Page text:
As mastertrusts consolidate to stay viable, the pensions watchdog is looking at updating its regulatory frameworks, Sara Benwell explores
Defined contribution schemes are consolidating and many of the smaller legacy DC schemes are vanishing.
Great news, right…?
Possibly not. It’s hard to find anyone who thinks that consolidation is a bad thing in principle. Because with scale comes affordability, value for money, more efficient administration and great communications.
This is probably why the Pensions Regulator is delighted. Andrew Warwick-Thompson, the watchdog’s executive director for regulatory policy, says: “The important thing is that 86% of members are now in only 120 schemes, all with 5,000 or more members.
“This is the point at which we think schemes start to be scalable. So we’re pretty supportive of the fact that most people are going into big, well-managed schemes.”
Darren Philp, director of policy and market engagement at The People’s Pension, agrees. He says: “The way we do DC in the UK is sub-optimal – we’ve far too many small schemes, and we know that smaller schemes lack the buying power and the size to really drive value for money.
The way we do DC in the UK is sub-optimal”
“There’s a huge legacy of schemes that have set up for different reasons. Many of them are probably dormant or director-level schemes. But it makes it very difficult for the Pensions Regulator to regulate these schemes and, as it has consistently said, it is worried about whether these schemes can really offer good member outcomes.
“If the Regulator is having to put out codes of practice that say trustee boards should have a chair and/or the trustee board should actually meet – that’s worrying in itself.”
So what’s the problem? Well, the cracks appear when you take a look at where the small schemes are going.
Much of the time, they will be transferring into mastertrusts. And this is tricky because for every one great mastertrust out there, there are another ten that are not so good.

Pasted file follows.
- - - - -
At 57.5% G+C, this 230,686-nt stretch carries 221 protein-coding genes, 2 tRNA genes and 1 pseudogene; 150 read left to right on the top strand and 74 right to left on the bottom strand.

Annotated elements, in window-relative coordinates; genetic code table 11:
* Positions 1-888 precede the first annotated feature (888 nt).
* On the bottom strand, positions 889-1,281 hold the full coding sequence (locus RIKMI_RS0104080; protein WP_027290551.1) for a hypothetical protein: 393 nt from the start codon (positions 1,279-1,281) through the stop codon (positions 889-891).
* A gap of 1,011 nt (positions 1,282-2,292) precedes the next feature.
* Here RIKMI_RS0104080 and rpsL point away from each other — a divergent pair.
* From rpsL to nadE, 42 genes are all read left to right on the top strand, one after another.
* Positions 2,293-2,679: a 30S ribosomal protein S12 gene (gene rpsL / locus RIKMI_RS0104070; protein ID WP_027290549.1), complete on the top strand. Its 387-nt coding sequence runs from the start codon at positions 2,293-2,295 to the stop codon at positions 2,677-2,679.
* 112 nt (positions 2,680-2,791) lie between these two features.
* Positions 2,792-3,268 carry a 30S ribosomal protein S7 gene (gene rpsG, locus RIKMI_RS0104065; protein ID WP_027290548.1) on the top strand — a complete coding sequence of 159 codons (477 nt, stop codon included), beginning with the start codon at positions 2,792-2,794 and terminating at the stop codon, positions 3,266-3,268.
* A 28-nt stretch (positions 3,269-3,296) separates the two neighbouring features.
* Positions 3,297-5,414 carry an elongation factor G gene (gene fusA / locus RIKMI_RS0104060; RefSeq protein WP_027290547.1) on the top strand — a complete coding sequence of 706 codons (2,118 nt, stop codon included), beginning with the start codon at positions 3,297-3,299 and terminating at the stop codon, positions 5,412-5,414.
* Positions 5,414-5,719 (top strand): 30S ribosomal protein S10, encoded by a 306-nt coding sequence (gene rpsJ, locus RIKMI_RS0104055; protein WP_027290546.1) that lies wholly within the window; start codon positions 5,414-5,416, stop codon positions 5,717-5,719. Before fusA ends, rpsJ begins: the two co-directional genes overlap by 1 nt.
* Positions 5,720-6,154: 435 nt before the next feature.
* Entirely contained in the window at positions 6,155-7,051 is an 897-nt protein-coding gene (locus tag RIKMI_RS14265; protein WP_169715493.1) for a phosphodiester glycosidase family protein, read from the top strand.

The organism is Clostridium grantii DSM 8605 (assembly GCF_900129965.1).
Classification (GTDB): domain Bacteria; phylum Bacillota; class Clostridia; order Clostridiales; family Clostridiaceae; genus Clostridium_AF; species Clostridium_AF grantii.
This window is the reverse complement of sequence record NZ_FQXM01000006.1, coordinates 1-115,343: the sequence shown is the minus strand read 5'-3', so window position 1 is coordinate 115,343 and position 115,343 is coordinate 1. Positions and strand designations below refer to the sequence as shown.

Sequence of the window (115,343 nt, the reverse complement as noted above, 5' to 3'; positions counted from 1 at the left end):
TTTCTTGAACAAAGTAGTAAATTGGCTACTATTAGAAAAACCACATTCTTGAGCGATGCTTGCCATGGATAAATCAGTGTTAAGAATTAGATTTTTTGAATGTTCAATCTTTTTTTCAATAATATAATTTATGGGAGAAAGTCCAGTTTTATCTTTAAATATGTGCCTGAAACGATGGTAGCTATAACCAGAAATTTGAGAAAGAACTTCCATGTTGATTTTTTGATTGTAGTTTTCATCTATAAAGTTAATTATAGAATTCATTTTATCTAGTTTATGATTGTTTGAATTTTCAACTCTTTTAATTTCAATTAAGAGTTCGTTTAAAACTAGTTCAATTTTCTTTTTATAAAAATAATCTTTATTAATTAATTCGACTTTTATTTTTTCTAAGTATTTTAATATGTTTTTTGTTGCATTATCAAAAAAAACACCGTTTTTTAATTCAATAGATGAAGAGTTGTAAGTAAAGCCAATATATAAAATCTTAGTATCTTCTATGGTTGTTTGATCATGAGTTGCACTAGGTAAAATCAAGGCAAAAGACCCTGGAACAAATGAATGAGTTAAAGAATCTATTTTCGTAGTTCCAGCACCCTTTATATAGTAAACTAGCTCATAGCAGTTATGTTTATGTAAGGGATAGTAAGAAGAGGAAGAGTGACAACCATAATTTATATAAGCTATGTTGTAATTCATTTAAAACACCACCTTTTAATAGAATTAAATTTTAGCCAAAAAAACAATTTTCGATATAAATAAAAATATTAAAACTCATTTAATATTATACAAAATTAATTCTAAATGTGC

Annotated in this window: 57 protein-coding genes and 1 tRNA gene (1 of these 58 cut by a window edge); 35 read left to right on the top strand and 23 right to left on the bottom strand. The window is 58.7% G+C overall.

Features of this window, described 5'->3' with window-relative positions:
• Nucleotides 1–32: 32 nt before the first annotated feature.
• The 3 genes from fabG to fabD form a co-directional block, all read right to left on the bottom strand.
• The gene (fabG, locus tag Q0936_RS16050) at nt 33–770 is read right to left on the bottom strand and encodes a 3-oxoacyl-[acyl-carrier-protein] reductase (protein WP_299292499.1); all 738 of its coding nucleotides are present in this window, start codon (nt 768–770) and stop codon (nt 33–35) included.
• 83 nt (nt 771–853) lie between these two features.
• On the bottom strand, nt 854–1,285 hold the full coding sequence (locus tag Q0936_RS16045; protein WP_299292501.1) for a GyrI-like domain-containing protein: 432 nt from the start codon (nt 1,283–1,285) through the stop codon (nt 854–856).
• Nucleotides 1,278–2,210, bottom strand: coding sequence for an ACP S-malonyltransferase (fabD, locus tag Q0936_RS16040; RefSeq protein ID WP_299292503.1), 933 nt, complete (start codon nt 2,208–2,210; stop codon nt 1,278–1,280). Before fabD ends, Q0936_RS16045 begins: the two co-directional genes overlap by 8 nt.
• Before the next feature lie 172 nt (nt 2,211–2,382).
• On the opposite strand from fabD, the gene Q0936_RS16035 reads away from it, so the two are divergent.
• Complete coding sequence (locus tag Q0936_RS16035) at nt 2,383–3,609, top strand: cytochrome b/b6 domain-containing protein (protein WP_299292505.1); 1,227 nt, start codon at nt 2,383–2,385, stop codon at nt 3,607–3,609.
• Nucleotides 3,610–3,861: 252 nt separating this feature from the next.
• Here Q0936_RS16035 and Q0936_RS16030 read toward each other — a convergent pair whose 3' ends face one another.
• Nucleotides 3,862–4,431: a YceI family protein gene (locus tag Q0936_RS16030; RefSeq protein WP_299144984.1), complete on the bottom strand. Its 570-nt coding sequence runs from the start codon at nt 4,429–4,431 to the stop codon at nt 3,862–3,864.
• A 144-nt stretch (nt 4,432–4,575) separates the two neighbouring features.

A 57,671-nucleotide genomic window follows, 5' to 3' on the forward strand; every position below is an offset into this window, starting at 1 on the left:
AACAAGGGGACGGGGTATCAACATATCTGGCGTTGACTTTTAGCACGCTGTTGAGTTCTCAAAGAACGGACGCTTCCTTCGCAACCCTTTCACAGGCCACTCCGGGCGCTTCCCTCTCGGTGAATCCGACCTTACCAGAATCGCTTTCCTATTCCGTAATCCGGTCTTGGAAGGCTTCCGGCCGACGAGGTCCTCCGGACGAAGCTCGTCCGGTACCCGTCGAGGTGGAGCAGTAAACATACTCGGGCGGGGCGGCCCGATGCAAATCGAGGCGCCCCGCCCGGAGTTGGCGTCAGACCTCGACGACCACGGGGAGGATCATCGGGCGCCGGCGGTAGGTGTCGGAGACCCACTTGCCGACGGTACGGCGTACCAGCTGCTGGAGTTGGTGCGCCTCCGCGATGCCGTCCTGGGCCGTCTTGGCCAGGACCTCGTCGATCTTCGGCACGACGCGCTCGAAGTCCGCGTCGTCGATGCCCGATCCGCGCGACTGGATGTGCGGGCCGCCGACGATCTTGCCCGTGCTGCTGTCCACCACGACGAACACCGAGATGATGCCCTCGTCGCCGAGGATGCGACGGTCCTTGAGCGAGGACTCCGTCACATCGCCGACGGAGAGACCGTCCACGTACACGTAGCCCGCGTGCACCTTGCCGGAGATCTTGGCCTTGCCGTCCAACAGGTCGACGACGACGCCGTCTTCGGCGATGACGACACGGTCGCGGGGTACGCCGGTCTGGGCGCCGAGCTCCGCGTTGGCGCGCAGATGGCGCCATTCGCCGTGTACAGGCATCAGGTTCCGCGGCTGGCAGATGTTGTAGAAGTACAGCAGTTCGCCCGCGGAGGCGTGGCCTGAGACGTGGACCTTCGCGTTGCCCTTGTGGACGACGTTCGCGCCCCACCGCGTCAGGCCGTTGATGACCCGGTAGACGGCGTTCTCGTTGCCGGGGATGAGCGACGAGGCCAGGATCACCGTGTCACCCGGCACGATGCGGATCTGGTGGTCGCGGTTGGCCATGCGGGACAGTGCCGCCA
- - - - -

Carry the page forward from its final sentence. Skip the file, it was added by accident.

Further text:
Husky Finance, a company that specialises in helping small employers choose the right scheme for auto-enrolment, has rated providers and found that of the 105 or so in the market, only nine are safe bets.
And the other providers going after auto-enrolment business range from the downright dubious to smaller schemes where it’s not likely that they have the durability or scale to last.
There may be some natural consolidation in the marketplace as mastertrusts find they cannot keep up with the increasingly stringent regulations and judge that continued participation in the market is not worth the effort.
Duncan Buchanan, president of the Society of Pension Professionals and a partner at Hogan Lovells, explains: “There are probably more than 100 mastertrusts being set up, usually with some commercial aim and they all will have been set up over the past five years, since auto-enrolment started. Unless we can reach critical mass or exit velocity, the fees they’ll be able to charge under the charge cap won’t cover the costs of administration.”
Unless we can reach critical mass, the fees they’ll be able to charge won’t cover the costs of administration”
The charge cap is set at 0.75% of funds under management, but most mastertrusts have fixed costs of operation, so unless they can build up sufficient funds under management to cover these costs there will be a shortfall.
At this point, Buchanan thinks providers’ enthusiasm will start to wane. “People that have set these mastertrusts up are investing their own money in the shortfall, but people will lose interest if the fund isn’t covering that.
“How long are you going to keep putting your money in to subsidise the administration costs of a mastertrust that perhaps is never going to reach that critical mass? You’re not – you’re going to say ‘right – we’re pulling the plug’.”
If schemes start to pull out of the market it will not only cause an administrative headache for employers, already overburdened by auto-enrolment, it could also put savers off entirely.
Catastrophic results for savers
Of course, not all mastertrusts leaving the market will necessarily do so in an orderly fashion. We could also see some of the smaller schemes going bust. This would be catastrophic for savers.